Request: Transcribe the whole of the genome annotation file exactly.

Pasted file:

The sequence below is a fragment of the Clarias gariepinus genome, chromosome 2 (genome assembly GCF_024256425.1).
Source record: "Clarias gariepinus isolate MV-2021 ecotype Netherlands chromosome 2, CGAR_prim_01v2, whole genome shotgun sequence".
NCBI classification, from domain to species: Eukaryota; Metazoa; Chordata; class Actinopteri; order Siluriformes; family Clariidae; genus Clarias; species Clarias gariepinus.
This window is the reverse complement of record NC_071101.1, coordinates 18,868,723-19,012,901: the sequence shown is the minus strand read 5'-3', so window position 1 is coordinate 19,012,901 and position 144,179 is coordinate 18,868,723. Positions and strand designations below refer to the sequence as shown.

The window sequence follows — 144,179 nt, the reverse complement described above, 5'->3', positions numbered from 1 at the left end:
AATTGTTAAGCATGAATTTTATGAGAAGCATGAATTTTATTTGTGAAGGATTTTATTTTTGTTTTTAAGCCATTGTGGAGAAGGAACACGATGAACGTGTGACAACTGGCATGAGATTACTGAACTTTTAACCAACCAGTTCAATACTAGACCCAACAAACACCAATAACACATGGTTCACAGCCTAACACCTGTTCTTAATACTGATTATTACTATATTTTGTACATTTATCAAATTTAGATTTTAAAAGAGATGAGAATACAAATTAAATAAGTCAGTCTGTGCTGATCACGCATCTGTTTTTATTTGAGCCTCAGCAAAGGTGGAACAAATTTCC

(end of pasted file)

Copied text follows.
The sequence below is a fragment of the Clarias gariepinus genome, chromosome 2 (genome assembly GCF_024256425.1).
Source record: "Clarias gariepinus isolate MV-2021 ecotype Netherlands chromosome 2, CGAR_prim_01v2, whole genome shotgun sequence".
NCBI classification, from domain to species: Eukaryota; Metazoa; Chordata; class Actinopteri; order Siluriformes; family Clariidae; genus Clarias; species Clarias gariepinus.
This window is the reverse complement of record NC_071101.1, coordinates 18,868,723-19,012,901: the sequence shown is the minus strand read 5'-3', so window position 1 is coordinate 19,012,901 and position 144,179 is coordinate 18,868,723. Positions and strand designations below refer to the sequence as shown.

The window sequence follows — 144,179 nt, the reverse complement described above, 5'->3', positions numbered from 1 at the left end:
AATTGTTAAGCATGAATTTTATGAGAAGCATGAATTTTATTTGTGAAGGATTTTATTTTTGTTTTTAAGCCATTGTGGAGAAGGAACACGATGAACGTGTGACAACTGGCATGAGATTACTGAACTTTTAACCAACCAGTTCAATACTAGACCCAACAAACACCAATAACACATGGTTCACAGCCTAACACCTGTTCTTAATACTGATTATTACTATATTTTGTACATTTATCAAATTTAGATTTTAAAAGAGATGAGAATACAAATTAAATAAGTCAGTCTGTGCTGATCACGCATCTGTTTTTATTTGAGCCTCAGCAAAGGTGGAACAAATTTCC